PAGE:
The following blog post was written as an attempt to summarize some of the important things happening in the field of neural machine translation (NMT). It was also a way of digesting a great tutorial on NMT given Sunday, August 7 at ACL in Berlin by some of the best people in the field: Christopher Manning, Minh-Thang Luong, and Kyunghyun Cho.
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Machine translation has gone through a number of stages in the last decades. Phrase based statistical machine translation (SMT), the flavour used in systems such as Google Translate have seen little improvement over the last three years. Instead, people have been turning their heads towards neural machine translation (NMT) systems, which after being introduced seriously in 2014 have seen many refinements. These systems are also known as sequence-to-sequence models or encoder-decoder networks, and were initially fairly simple neural network models made out of two recurrent parts. Firstly, an encoder part taking an input sentence in the source language and computing an internal representation, and secondly the decoder part, a neural language model trained to be good at assigning a high probability to a well-formed sentence in the target language, which can be used to generate sentences that sound very good. Letting the language model be conditioned on the input turns it into a translation model. (See Sequence to Sequence Learning with Neural Networks Ilya Sutskever, Oriol Vinyals, Quoc V. Le. NIPS 2014, PDF, arXiv). These early NMT systems worked on word level, which means that a word is seen as a symbol, so the input to the encoder is a unique index for each unique word, and the decoder being constrained to pick words from this vocabulary.
These models worked well and got some promising scores in evaluations, but they had some drawbacks. Firstly, the longer the input sentence, the more difficult for the encoder to capture all important information in the internal fixed-size representation. Secondly, they are practical only for use with a fairly limited vocabulary size.
The former of the two problems were addressed in 2015, with the introduction of the attention models, allowing for the decoder part to “attend” to different parts of the input while generating the output. This is also used in multi-modal models for tasks such as image captioning where the attention mechanism allows the decoder to focus on different parts of the input image as it generates the output text.
The latter of the two problems has previously been addressed by letting the NMT system output special <UNK> tokens for words that are out-of-vocabulary (OOV) and post-processing the output by replacing this with the correspondng word in the source sentence, or looking them up in a dictionary (See “Addressing the Rare Word Problem in Neural Machine Translation” by Minh-Thang Luong, Ilya Sutskever, Quoc Le, Oriol Vinyals, Wojciech Zaremba. ACL 2015 PDF, arXiv ). This can result in the translated word being in the wrong inflection, or (worse) the word might not be in the dictionary at all (e.g. misspelled words). Better handling of OOV terms has been the focus of some work during 2016, and the topic of a couple of papers being presented during ACL 2016, taking place this week in Berlin.
In Neural Machine Translation of Rare Words with Subword Units by Rico Sennrich and Barry Haddow and Alexandra Birch from University of Edinburg (PDF, aclweb.org), a system is proposed that work on subword units. Words are segmented using the Byte Pair Encoding (BPE) algorithm (read about this on Wikipedia) into subword units of different length, and a vocabulary is built using frequent such units. The method internally creates embeddings for these subword units, something that has been criticized for making it lack the ability of relating words to each other. Rico Sennrich however argued during his talk that there is no reason why the word boundaries would be the best unit to have embedded. There are examples of composite words in one language that translates into a sequence of words in another language. The model is rather simple and elegant, and gets good BLEU scores (read more on BLEU on Wikipedia) translating between German and English, as well as Russian and English.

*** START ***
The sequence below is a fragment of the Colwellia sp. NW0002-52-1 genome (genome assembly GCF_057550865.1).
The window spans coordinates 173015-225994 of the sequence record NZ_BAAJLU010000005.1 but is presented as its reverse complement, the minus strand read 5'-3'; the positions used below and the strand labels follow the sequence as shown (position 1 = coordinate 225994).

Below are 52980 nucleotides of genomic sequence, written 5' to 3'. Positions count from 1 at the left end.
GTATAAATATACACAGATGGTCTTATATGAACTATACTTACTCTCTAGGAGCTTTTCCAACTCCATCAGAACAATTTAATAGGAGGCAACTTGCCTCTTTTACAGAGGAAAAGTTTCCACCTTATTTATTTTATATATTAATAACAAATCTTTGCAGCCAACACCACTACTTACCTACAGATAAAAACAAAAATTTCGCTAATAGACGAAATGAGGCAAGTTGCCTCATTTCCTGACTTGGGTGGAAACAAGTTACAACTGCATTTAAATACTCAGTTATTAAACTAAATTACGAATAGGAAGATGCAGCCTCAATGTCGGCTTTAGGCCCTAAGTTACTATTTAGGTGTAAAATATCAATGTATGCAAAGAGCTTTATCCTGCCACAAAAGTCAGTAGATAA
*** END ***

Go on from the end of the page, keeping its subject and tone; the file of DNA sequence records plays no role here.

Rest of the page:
A second paper, by Junyoung Chung, Kyunghyun Cho, and Yoshua Bengio from New York University and Université de Montréal, titled A Character-level Decoder without Explicit Segmentation for Neural Machine Translation (PDF, aclweb.org), presents a model that also uses a vocabulary generated with BPE (see above) in combination with a “bi-scale recurrent neural network”, a recurrent network with GRU cells on two different time-scales, giving it a sense of hierarchy. The authors conclude that using the BPE tokens in the encoding part, along with a pure character-based decoding part, produces the best translations. The evaluation is made on four different language pairs: English-German, English-Russian, English-Czech, and English-Finnish.
In Achieving Open Vocabulary Neural Machine Translation with Hybrid Word-Character Models by Minh-Thang Luong and Christopher D. Manning from Stanford (PDF, aclweb.org), a model is presented that works as a normal word-based sequence-to-sequence model, as long as you feed it words in the vocabulary. When the model encounters an OOV term, the system employs a second sequence model working on character level. This model computes a representation for any word that is expressible in the given set of characters, and experimental results show that the representations computed in this way share many of the properties of neural word embeddings computed on word-level (read more on Word embeddings on Wikipedia). The system shows large improvements in BLEU scores, especially when used with a small word vocabulary, on the task of translating between Czech and English.
These are some of the more interesting presentations that I look forward to during this year’s ACL.